Former police officer Jason Stockley was found not guilty of the first-degree murder of Anthony Lamar Smith on Friday. Shortly after the verdict was announced, the streets of St. Louis were taken over by protesters demanding justice for yet another black life taken by blatant police brutality.
The protesters flooding the streets of St. Louis are rightfully angry.
They are fed up with a system that goes by the name of “justice” yet makes a habit of allowing police officers like Stockley to murder civilians and not be prosecuted.
This disappointing verdict laughs in the face of a slew of evidence suggesting foul play on Stockley’s part and shows that the American justice system has not been listening to the cries of the people.
Court proceedings indicate the evidence piling high against Stockley was almost too perfect to not warrant a conviction, the most disturbing evidence being his alleged comments.
Just minutes before killing Smith, Stockley was recorded in his dashboard camera saying to his partner what sounds like, “We’re killing this motherf—–, don’t you know?”
Although Stockley claims he does not remember making these comments, he nevertheless justified them by saying, “during a vehicle pursuit, many things are said.”
Prosecutors also cast doubts on Stockley’s innocence by arguing that Stockley planted the gun in Smith’s car. This claim is partially founded on the fact that the only DNA found on the gun belonged to Stockley.
That’s right: not a trace of Smith’s own DNA was found on the gun that was supposedly his.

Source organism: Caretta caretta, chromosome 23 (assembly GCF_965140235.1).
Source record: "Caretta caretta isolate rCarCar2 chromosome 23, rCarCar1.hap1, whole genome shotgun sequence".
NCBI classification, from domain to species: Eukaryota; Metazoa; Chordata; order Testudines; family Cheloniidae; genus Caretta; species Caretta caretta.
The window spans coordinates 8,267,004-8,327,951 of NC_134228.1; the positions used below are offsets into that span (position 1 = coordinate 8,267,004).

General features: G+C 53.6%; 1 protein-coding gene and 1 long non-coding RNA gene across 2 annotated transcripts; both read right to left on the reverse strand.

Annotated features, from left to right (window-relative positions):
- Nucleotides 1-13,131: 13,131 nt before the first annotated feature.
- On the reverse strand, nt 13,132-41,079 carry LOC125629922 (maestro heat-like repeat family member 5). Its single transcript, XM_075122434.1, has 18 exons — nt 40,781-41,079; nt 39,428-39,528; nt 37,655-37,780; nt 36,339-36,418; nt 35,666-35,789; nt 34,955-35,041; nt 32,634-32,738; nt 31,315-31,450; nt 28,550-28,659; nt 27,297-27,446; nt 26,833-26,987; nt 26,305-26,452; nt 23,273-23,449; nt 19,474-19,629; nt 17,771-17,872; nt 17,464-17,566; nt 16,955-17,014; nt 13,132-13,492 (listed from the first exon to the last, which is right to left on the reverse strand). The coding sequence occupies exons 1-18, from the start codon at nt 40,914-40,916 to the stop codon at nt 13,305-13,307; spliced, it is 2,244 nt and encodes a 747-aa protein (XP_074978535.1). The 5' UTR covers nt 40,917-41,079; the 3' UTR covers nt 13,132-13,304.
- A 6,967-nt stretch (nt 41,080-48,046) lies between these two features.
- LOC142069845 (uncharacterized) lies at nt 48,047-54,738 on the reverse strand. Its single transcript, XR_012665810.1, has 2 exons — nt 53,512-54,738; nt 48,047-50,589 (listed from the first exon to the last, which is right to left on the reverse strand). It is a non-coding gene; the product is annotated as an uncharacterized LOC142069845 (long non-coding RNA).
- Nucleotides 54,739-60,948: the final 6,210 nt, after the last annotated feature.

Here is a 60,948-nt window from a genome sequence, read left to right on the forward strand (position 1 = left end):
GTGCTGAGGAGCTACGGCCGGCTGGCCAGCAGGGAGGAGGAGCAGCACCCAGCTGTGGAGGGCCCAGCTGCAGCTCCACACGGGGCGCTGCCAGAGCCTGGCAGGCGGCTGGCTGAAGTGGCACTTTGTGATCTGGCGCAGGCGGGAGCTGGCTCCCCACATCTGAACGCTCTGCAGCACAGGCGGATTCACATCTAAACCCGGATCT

Further strengthening the prosecution’s allegation is that, shortly after the shooting, Stockley is recorded on the dashboard camera digging through and removing something from bags in his police vehicle before returning to Smith’s car.
Additionally, Elijah Simpson, a fellow police officer who reported to the scene minutes after the shooting, testified that he did not find a firearm in Smith’s car when he examined it.
Yet the court dismissed all this compelling evidence. Somehow, it was not enough to prove his guilt. The justice system, yet again, turned its back on the millions of people screaming on Smith’s behalf.
Their screams will not be silenced, however. The St. Louis protesters will continue to beg for their voices to be heard. They will continue to walk the streets hoping that someday the U.S. will understand that police brutality is a rampant epidemic for which officers need to be held accountable — hoping that someday the U.S. will learn that Black Lives Matter.
The lives of officers certainly matter, but not any more than the lives of the people they should be protecting.
The persisting trend of police brutality plaguing the country has yet to be recognized as an issue by some government officials. Officers need to be held accountable when they end lives. Stockley should be behind bars.
Allaa Tayeb is a sophomore majoring in English and film studies.